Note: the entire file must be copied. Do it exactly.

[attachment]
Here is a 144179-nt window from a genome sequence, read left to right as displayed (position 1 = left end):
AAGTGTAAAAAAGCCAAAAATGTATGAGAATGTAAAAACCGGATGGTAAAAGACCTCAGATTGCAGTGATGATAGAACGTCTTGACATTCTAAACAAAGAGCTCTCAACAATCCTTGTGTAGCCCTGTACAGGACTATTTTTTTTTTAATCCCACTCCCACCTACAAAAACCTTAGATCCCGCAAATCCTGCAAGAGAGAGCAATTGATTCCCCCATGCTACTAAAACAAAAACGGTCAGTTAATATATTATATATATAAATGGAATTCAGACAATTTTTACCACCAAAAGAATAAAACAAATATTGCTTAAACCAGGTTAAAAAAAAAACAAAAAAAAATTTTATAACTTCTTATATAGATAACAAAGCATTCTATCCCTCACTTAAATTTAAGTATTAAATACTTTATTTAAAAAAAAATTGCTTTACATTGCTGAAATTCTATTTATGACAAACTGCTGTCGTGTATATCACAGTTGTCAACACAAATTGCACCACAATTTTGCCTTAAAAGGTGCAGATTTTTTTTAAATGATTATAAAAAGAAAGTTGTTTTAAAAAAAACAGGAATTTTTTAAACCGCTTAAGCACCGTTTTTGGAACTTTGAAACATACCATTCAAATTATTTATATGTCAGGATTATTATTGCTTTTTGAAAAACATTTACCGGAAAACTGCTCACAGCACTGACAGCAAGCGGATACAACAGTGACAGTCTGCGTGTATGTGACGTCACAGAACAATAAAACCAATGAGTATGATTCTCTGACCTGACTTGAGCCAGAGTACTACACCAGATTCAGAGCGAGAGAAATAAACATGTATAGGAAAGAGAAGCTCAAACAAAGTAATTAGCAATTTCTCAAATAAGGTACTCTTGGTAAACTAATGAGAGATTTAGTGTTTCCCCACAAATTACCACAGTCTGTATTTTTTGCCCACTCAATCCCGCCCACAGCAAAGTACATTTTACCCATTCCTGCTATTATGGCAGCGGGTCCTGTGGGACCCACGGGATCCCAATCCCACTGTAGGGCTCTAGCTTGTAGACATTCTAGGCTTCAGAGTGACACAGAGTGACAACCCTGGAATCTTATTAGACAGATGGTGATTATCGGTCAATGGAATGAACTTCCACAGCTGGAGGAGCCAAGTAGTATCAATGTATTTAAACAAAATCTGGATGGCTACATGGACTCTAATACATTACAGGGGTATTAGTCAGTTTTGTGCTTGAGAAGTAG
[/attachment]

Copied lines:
Here is a 144179-nt window from a genome sequence, read left to right as displayed (position 1 = left end):
AAGTGTAAAAAAGCCAAAAATGTATGAGAATGTAAAAACCGGATGGTAAAAGACCTCAGATTGCAGTGATGATAGAACGTCTTGACATTCTAAACAAAGAGCTCTCAACAATCCTTGTGTAGCCCTGTACAGGACTATTTTTTTTTTAATCCCACTCCCACCTACAAAAACCTTAGATCCCGCAAATCCTGCAAGAGAGAGCAATTGATTCCCCCATGCTACTAAAACAAAAACGGTCAGTTAATATATTATATATATAAATGGAATTCAGACAATTTTTACCACCAAAAGAATAAAACAAATATTGCTTAAACCAGGTTAAAAAAAAAACAAAAAAAAATTTTATAACTTCTTATATAGATAACAAAGCATTCTATCCCTCACTTAAATTTAAGTATTAAATACTTTATTTAAAAAAAAATTGCTTTACATTGCTGAAATTCTATTTATGACAAACTGCTGTCGTGTATATCACAGTTGTCAACACAAATTGCACCACAATTTTGCCTTAAAAGGTGCAGATTTTTTTTAAATGATTATAAAAAGAAAGTTGTTTTAAAAAAAACAGGAATTTTTTAAACCGCTTAAGCACCGTTTTTGGAACTTTGAAACATACCATTCAAATTATTTATATGTCAGGATTATTATTGCTTTTTGAAAAACATTTACCGGAAAACTGCTCACAGCACTGACAGCAAGCGGATACAACAGTGACAGTCTGCGTGTATGTGACGTCACAGAACAATAAAACCAATGAGTATGATTCTCTGACCTGACTTGAGCCAGAGTACTACACCAGATTCAGAGCGAGAGAAATAAACATGTATAGGAAAGAGAAGCTCAAACAAAGTAATTAGCAATTTCTCAAATAAGGTACTCTTGGTAAACTAATGAGAGATTTAGTGTTTCCCCACAAATTACCACAGTCTGTATTTTTTGCCCACTCAATCCCGCCCACAGCAAAGTACATTTTACCCATTCCTGCTATTATGGCAGCGGGTCCTGTGGGACCCACGGGATCCCAATCCCACTGTAGGGCTCTAGCTTGTAGACATTCTAGGCTTCAGAGTGACACAGAGTGACAACCCTGGAATCTTATTAGACAGATGGTGATTATCGGTCAATGGAATGAACTTCCACAGCTGGAGGAGCCAAGTAGTATCAATGTATTTAAACAAAATCTGGATGGCTACATGGACTCTAATACATTACAGGGGTATTAGTCAGTTTTGTGCTTGAGAAGTAG